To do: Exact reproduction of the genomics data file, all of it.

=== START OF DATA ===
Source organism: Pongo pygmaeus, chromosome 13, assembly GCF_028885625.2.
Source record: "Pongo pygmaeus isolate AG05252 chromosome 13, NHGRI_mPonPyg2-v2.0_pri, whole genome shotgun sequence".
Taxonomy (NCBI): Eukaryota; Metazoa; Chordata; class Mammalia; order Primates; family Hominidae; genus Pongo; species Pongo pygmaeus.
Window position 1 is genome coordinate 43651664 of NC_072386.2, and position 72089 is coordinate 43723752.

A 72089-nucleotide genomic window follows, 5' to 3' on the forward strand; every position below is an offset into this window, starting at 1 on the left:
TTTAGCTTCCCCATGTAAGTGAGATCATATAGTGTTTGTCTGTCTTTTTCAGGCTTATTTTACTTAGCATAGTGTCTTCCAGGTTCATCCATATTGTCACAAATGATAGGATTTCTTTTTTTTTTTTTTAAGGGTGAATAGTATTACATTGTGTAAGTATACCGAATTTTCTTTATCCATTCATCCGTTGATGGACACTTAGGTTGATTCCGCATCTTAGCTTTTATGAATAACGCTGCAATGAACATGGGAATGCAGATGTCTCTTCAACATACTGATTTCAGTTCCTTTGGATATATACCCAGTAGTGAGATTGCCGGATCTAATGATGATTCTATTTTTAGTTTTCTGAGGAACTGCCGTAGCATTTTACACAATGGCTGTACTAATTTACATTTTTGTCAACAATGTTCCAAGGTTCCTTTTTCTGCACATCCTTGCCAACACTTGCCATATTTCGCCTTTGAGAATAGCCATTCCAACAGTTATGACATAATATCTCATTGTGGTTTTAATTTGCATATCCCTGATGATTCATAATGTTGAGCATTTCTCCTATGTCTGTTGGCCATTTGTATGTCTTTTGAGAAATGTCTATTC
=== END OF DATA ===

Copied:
Source organism: Pongo pygmaeus, chromosome 13, assembly GCF_028885625.2.
Source record: "Pongo pygmaeus isolate AG05252 chromosome 13, NHGRI_mPonPyg2-v2.0_pri, whole genome shotgun sequence".
Taxonomy (NCBI): Eukaryota; Metazoa; Chordata; class Mammalia; order Primates; family Hominidae; genus Pongo; species Pongo pygmaeus.
Window position 1 is genome coordinate 43651664 of NC_072386.2, and position 72089 is coordinate 43723752.

A 72089-nucleotide genomic window follows, 5' to 3' on the forward strand; every position below is an offset into this window, starting at 1 on the left:
TTTAGCTTCCCCATGTAAGTGAGATCATATAGTGTTTGTCTGTCTTTTTCAGGCTTATTTTACTTAGCATAGTGTCTTCCAGGTTCATCCATATTGTCACAAATGATAGGATTTCTTTTTTTTTTTTTTAAGGGTGAATAGTATTACATTGTGTAAGTATACCGAATTTTCTTTATCCATTCATCCGTTGATGGACACTTAGGTTGATTCCGCATCTTAGCTTTTATGAATAACGCTGCAATGAACATGGGAATGCAGATGTCTCTTCAACATACTGATTTCAGTTCCTTTGGATATATACCCAGTAGTGAGATTGCCGGATCTAATGATGATTCTATTTTTAGTTTTCTGAGGAACTGCCGTAGCATTTTACACAATGGCTGTACTAATTTACATTTTTGTCAACAATGTTCCAAGGTTCCTTTTTCTGCACATCCTTGCCAACACTTGCCATATTTCGCCTTTGAGAATAGCCATTCCAACAGTTATGACATAATATCTCATTGTGGTTTTAATTTGCATATCCCTGATGATTCATAATGTTGAGCATTTCTCCTATGTCTGTTGGCCATTTGTATGTCTTTTGAGAAATGTCTATTC